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5 Things To Know About CB William Jackson III


The Washington Football Team's defense added yet another playmaker with the signing of cornerback William Jackson III on Friday.

A first-round pick in the 2016 NFL Draft, Jackson started 48 games over his first four seasons with the Cincinnati Bengals, recording three interceptions (one returned for a touchdown), 41 passes defensed and 150 total tackles. Entering free agency, Pro Football Focus ranked Jackson as the No. 1 cornerback and 16th-best player available.

Here are five things to know about the newest member of Washington's secondary:

1. Jackson and fellow NFL CB Xavien Howard were high school teammates.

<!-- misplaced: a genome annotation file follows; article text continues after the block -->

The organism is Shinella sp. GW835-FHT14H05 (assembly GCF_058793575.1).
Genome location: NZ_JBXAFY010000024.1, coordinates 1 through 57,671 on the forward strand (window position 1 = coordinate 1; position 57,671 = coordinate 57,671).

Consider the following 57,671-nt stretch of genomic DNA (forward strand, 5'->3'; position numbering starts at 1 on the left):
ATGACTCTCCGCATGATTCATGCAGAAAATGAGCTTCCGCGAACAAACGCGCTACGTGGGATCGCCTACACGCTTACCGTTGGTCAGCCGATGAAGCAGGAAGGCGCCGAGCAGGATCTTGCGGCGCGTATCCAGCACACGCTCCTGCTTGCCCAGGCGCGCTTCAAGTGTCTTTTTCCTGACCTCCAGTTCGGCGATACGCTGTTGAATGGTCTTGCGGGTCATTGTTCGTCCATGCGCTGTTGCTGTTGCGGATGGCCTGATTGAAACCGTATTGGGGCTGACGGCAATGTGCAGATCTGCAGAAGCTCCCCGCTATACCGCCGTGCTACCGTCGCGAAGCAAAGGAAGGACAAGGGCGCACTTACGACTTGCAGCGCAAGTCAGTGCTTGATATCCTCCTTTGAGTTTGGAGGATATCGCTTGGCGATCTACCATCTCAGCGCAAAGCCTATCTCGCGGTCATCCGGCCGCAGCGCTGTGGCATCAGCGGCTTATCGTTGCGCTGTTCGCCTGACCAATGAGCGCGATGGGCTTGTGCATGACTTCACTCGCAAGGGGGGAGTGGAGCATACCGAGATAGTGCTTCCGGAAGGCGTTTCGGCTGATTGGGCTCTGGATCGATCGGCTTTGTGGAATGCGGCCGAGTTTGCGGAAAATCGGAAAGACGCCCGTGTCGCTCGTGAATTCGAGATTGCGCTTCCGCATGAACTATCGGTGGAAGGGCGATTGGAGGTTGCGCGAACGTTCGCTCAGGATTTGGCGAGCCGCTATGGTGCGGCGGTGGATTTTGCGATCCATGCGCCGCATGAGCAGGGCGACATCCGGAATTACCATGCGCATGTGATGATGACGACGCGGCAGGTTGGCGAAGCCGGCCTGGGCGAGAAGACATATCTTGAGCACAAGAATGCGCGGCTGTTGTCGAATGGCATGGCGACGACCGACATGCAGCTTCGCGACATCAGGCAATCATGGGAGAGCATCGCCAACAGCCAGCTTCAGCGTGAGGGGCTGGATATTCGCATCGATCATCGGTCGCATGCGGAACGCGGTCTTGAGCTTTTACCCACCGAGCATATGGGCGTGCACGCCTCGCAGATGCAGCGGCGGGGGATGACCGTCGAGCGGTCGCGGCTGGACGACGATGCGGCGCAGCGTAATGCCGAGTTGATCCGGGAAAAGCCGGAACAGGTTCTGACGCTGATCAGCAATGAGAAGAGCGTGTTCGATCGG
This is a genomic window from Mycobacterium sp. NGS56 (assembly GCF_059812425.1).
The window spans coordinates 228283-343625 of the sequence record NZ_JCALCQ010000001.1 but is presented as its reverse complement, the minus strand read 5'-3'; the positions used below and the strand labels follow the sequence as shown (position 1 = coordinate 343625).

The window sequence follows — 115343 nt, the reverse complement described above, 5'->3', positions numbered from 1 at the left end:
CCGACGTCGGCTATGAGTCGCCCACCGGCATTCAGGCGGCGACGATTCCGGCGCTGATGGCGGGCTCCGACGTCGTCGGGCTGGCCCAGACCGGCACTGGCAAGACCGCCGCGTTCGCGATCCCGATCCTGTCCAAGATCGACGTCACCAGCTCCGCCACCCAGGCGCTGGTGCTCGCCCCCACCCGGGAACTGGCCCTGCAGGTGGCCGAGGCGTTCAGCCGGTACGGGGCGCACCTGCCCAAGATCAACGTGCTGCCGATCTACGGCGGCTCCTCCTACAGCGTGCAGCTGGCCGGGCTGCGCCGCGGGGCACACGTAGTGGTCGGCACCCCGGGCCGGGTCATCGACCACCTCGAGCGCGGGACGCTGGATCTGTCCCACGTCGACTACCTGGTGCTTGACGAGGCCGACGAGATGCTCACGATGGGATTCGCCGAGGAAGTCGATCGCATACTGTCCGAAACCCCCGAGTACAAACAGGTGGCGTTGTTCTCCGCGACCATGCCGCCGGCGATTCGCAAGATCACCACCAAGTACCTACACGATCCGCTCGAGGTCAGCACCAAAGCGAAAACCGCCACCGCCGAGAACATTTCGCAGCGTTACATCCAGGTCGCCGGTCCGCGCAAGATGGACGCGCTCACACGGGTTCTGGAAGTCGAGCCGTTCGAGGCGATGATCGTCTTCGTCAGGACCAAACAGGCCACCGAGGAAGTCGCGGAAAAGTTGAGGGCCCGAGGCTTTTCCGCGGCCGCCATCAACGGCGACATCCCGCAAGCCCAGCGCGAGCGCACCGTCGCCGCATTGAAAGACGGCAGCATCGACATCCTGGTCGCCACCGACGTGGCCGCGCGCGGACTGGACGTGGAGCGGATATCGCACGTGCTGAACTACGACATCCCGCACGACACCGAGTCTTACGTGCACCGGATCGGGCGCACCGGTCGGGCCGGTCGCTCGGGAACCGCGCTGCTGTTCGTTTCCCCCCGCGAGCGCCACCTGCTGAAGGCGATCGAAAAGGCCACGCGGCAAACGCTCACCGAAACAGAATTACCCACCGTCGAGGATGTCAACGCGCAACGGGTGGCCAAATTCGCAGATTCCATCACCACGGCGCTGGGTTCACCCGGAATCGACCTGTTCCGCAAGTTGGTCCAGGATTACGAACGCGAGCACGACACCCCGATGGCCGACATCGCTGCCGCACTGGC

Long before Jackson became the Bengals' top option, he wasn't even the best cornerback on his team at Wheatley High School in Houston. But it is hard to blame him; after all, his running mate was reigning first team All-Pro Xavien Howard.

"That was amazing," Howard told the Miami Herald in 2018 about playing with Jackson. "We used to push each other every day."

Offensively, Howard played quarterback while Jackson lined up at receiver, and together they led Wheatley to the area finals in 2011. Over his final two seasons, Jackson hauled in 35 receptions for 626 yards and 10 touchdowns.

Jackson also earned first-team All-District honors at defensive back both years, but academic problems early in his high school career kept programs from offering football scholarships. "I was kind of a knucklehead in high school," Jackson said at the NFL Scouting Combine in 2016.

That led to him attending Trinity Valley Community College in Athens, Texas, although it wasn't long before the lanky, speedy Jackson flashed his potential at the Division I level.